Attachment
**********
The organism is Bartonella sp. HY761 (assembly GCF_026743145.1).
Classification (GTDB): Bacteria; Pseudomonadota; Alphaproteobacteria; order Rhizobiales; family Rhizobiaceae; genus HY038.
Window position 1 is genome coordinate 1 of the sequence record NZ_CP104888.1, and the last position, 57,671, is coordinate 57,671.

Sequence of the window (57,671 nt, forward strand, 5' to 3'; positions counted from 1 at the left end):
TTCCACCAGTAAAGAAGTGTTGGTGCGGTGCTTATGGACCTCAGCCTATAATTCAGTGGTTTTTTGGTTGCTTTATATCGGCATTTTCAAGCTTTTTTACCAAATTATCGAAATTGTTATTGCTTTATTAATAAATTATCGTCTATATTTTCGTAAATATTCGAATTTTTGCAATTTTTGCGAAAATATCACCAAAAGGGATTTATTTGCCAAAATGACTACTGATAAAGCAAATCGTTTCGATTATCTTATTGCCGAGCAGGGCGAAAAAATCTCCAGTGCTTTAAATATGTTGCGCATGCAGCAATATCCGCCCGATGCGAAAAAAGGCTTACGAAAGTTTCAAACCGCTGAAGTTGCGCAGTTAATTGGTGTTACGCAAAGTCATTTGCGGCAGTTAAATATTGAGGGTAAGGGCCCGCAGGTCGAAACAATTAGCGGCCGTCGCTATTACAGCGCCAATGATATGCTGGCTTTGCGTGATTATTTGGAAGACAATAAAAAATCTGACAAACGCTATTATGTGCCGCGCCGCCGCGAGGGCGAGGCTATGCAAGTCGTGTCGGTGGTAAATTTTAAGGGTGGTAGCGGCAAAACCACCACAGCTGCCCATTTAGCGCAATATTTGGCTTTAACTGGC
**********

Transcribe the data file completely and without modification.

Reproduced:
The organism is Bartonella sp. HY761 (assembly GCF_026743145.1).
Classification (GTDB): Bacteria; Pseudomonadota; Alphaproteobacteria; order Rhizobiales; family Rhizobiaceae; genus HY038.
Window position 1 is genome coordinate 1 of the sequence record NZ_CP104888.1, and the last position, 57,671, is coordinate 57,671.

Sequence of the window (57,671 nt, forward strand, 5' to 3'; positions counted from 1 at the left end):
TTCCACCAGTAAAGAAGTGTTGGTGCGGTGCTTATGGACCTCAGCCTATAATTCAGTGGTTTTTTGGTTGCTTTATATCGGCATTTTCAAGCTTTTTTACCAAATTATCGAAATTGTTATTGCTTTATTAATAAATTATCGTCTATATTTTCGTAAATATTCGAATTTTTGCAATTTTTGCGAAAATATCACCAAAAGGGATTTATTTGCCAAAATGACTACTGATAAAGCAAATCGTTTCGATTATCTTATTGCCGAGCAGGGCGAAAAAATCTCCAGTGCTTTAAATATGTTGCGCATGCAGCAATATCCGCCCGATGCGAAAAAAGGCTTACGAAAGTTTCAAACCGCTGAAGTTGCGCAGTTAATTGGTGTTACGCAAAGTCATTTGCGGCAGTTAAATATTGAGGGTAAGGGCCCGCAGGTCGAAACAATTAGCGGCCGTCGCTATTACAGCGCCAATGATATGCTGGCTTTGCGTGATTATTTGGAAGACAATAAAAAATCTGACAAACGCTATTATGTGCCGCGCCGCCGCGAGGGCGAGGCTATGCAAGTCGTGTCGGTGGTAAATTTTAAGGGTGGTAGCGGCAAAACCACCACAGCTGCCCATTTAGCGCAATATTTGGCTTTAACTGGC